Virabadra Drug as seen from near the site of the last view. [Virabhadradurgam]
Photographer: Tripe, Linnaeus
Medium: Photographic print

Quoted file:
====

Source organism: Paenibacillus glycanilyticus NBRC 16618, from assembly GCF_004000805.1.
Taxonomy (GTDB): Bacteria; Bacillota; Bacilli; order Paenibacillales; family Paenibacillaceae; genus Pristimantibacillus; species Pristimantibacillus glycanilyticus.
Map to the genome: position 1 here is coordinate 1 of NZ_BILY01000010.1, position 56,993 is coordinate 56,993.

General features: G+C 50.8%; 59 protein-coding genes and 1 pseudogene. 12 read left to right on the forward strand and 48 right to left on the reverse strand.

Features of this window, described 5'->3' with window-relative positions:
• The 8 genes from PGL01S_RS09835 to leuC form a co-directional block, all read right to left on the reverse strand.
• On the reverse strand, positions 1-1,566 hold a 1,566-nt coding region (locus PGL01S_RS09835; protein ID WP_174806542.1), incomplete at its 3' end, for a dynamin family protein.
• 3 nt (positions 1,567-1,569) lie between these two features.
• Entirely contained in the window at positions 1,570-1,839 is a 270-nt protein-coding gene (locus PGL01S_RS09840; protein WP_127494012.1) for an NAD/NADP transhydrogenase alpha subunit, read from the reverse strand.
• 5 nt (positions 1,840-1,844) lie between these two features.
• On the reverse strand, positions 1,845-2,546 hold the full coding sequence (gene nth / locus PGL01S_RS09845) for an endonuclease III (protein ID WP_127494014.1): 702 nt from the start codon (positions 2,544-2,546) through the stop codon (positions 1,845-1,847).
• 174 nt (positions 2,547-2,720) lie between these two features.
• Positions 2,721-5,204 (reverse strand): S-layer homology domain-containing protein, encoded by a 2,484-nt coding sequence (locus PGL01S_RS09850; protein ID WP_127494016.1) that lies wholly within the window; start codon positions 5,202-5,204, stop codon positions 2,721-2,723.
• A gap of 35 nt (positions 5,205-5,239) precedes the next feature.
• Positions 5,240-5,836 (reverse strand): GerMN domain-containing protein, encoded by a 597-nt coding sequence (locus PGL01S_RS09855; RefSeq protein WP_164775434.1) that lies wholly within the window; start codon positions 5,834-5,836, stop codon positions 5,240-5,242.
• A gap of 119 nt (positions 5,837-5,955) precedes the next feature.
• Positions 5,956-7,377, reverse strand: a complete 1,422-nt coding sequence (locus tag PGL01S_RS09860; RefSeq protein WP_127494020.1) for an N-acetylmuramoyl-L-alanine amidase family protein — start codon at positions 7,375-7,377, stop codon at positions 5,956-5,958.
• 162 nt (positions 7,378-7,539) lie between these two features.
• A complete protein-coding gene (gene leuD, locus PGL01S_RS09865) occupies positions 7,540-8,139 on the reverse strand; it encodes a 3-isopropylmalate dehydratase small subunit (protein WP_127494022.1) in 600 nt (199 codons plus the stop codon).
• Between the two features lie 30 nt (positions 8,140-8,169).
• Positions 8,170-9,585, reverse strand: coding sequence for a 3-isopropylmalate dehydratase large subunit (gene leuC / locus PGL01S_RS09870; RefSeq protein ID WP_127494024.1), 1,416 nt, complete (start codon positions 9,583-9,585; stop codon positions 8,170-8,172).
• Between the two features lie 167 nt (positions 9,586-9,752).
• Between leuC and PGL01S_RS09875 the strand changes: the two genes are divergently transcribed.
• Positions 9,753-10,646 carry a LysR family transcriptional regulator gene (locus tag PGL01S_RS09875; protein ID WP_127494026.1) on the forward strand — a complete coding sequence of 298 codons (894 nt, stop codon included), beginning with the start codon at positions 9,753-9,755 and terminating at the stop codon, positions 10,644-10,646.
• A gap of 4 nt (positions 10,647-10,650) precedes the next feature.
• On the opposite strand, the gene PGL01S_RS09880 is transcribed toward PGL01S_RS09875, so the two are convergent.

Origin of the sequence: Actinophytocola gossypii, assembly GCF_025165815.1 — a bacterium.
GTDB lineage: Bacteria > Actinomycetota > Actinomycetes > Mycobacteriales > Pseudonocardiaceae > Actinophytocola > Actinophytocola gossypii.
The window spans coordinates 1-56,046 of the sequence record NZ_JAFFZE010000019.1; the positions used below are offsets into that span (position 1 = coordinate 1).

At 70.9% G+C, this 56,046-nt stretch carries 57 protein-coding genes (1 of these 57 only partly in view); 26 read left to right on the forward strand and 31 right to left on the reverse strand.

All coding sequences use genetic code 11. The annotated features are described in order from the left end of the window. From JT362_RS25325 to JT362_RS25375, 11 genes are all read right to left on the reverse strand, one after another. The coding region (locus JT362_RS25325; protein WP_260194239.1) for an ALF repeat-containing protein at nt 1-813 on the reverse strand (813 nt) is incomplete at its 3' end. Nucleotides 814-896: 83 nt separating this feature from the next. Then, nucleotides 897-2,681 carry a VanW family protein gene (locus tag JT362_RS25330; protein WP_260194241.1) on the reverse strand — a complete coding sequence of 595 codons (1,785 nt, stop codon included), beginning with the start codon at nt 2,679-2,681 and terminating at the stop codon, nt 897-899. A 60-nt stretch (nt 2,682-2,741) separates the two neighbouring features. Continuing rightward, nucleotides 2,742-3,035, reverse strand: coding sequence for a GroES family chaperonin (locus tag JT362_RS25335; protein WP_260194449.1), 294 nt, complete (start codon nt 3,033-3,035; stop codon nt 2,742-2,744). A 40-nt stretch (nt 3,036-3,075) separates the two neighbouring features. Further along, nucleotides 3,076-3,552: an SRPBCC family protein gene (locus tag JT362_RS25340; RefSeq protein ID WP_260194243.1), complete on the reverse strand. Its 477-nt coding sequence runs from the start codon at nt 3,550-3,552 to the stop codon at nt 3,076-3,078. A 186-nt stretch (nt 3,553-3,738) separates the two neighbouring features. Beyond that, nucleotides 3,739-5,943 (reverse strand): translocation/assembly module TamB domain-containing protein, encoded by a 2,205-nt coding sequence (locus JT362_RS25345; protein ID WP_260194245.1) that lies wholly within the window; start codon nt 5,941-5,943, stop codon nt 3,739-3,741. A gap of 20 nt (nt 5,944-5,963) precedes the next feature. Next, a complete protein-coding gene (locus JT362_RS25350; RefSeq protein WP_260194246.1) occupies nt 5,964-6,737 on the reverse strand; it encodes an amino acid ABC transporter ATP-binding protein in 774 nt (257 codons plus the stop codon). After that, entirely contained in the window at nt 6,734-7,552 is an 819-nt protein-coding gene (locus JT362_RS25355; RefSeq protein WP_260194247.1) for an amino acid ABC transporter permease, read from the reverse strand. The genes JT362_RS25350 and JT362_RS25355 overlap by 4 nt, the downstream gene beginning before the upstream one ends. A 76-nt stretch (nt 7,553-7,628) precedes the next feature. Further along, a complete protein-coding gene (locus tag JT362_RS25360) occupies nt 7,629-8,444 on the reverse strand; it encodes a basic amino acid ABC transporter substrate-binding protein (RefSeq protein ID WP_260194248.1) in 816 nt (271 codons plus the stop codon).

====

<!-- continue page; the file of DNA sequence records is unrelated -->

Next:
This photograph of a view of the Virabhadra Drug, taken by Linnaeus Tripe in 1858 and published in an album entitled 'Photographic Views of Ryakotta and other places, in the Salem District...with descriptive notes, by J.A.C. Boswell, Esq., M.C.S.' (Madras, 1858). In this place existed one of Tipu Sultan's forts or 'droog', meaning fortified hill. Tipu Sultan (1750-1799), the eldest son of Aider Hali, ruler of Mysore, was the most powerful enemy of the British at the time of the East India Company. The four Anlgo-Mysore Wars were fought between him allied with the French and the British who formed an alliance with the Nizam of Hyderabad and the Marhattas. These campaigns ended with the defeat of Tipu Sultan in 1799. The numerous forts and palaces he built were destroyed by the British after his death. Tripe was in charge of one of the battalions of the 12th Madras Native Infantry, a regiment funded in 1824 and stationed in Madras. In 1855, Tripe was commissioned to take photographs for the British East India Company and the Madras Presidency which resulted in six albums.